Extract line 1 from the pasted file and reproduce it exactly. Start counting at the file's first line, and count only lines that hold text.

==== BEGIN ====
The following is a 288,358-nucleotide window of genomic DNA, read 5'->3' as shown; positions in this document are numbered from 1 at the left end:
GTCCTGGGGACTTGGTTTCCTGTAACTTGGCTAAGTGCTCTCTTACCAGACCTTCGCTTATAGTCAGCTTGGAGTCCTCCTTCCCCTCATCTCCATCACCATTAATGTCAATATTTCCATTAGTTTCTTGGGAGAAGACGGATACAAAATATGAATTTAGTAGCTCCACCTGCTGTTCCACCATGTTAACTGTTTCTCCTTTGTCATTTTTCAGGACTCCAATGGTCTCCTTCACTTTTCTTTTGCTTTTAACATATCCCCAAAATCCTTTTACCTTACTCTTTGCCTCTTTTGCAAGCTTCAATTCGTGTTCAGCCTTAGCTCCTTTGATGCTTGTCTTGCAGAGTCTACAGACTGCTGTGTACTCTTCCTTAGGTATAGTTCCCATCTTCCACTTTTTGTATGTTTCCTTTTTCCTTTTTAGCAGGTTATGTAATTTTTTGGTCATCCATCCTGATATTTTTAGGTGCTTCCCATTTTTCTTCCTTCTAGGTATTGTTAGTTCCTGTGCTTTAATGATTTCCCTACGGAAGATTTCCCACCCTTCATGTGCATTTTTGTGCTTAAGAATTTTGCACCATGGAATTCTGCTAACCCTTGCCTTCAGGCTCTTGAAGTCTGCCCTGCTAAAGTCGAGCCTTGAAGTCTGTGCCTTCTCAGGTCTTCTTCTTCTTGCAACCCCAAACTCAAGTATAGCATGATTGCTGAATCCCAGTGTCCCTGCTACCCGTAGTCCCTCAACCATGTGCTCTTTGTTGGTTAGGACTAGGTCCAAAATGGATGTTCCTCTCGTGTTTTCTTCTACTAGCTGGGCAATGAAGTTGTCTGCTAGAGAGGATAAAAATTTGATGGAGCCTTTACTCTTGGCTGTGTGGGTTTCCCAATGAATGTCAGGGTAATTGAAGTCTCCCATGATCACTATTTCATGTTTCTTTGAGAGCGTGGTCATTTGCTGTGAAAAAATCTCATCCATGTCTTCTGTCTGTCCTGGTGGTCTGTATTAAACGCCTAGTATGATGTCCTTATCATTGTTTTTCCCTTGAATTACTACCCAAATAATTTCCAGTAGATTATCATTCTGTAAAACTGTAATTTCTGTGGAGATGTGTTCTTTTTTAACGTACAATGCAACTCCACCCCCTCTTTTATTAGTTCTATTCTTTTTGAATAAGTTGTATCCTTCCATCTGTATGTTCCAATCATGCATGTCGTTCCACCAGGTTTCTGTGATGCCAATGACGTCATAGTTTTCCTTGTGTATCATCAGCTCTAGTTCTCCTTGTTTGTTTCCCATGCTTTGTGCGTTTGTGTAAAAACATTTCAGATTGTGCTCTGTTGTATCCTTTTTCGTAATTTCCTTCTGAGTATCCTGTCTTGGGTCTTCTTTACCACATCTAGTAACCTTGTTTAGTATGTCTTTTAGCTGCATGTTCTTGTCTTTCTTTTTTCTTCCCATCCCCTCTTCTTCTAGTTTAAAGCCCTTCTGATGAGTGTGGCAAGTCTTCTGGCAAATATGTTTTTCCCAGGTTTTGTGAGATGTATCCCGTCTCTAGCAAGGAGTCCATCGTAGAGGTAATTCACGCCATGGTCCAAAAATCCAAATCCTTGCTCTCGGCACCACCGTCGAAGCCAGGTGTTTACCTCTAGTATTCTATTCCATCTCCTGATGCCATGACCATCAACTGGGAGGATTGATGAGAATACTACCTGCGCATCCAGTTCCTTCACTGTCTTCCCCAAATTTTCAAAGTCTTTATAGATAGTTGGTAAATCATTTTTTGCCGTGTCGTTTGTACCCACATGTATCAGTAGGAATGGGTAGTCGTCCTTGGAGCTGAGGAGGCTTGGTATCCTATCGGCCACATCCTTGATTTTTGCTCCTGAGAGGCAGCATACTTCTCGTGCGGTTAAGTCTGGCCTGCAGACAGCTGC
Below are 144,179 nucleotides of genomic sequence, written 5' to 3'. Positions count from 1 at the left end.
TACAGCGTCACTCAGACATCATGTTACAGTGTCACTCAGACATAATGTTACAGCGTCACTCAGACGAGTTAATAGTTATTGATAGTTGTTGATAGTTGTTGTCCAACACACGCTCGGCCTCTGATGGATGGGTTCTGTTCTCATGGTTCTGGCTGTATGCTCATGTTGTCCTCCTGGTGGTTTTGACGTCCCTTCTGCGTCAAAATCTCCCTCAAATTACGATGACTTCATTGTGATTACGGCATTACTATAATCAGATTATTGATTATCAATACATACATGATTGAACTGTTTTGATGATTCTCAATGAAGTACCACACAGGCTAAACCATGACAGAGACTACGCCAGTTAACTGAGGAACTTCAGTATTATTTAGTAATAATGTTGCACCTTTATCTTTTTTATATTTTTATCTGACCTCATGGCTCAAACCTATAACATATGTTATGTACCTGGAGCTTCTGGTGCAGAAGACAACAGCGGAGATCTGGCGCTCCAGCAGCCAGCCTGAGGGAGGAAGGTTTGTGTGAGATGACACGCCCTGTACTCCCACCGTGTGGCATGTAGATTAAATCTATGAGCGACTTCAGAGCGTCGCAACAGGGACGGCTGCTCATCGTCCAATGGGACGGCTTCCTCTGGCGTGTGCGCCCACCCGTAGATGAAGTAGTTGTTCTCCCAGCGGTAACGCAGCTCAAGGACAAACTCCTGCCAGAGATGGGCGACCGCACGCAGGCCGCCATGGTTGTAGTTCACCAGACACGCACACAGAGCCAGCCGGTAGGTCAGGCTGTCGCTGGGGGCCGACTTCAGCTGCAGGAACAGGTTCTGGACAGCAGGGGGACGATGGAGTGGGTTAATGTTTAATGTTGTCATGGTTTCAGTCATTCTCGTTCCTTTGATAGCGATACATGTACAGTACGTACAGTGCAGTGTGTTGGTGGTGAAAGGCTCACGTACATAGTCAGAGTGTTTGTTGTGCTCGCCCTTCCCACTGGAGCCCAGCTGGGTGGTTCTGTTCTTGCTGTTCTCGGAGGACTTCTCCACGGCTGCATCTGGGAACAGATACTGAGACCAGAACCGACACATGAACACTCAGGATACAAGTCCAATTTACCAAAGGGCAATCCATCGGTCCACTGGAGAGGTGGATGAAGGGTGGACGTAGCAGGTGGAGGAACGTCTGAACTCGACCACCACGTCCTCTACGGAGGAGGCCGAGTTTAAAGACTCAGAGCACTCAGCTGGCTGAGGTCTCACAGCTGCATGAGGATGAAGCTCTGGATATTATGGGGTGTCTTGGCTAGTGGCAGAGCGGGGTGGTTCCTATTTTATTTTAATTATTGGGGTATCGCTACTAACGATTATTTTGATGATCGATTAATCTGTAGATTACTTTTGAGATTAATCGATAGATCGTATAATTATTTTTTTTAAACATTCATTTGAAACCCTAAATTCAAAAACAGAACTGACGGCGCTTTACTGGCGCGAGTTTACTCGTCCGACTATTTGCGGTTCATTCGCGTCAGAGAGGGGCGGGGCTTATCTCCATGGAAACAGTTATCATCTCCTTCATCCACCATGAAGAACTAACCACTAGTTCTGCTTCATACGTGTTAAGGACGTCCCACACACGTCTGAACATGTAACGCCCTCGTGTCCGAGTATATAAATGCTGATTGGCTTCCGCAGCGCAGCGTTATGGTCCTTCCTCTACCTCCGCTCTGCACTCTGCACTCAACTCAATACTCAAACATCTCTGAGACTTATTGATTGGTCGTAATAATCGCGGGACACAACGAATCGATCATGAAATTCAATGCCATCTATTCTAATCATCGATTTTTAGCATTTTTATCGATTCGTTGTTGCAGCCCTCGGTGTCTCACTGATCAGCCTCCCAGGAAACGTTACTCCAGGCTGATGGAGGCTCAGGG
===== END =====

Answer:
The following is a 288,358-nucleotide window of genomic DNA, read 5'->3' as shown; positions in this document are numbered from 1 at the left end: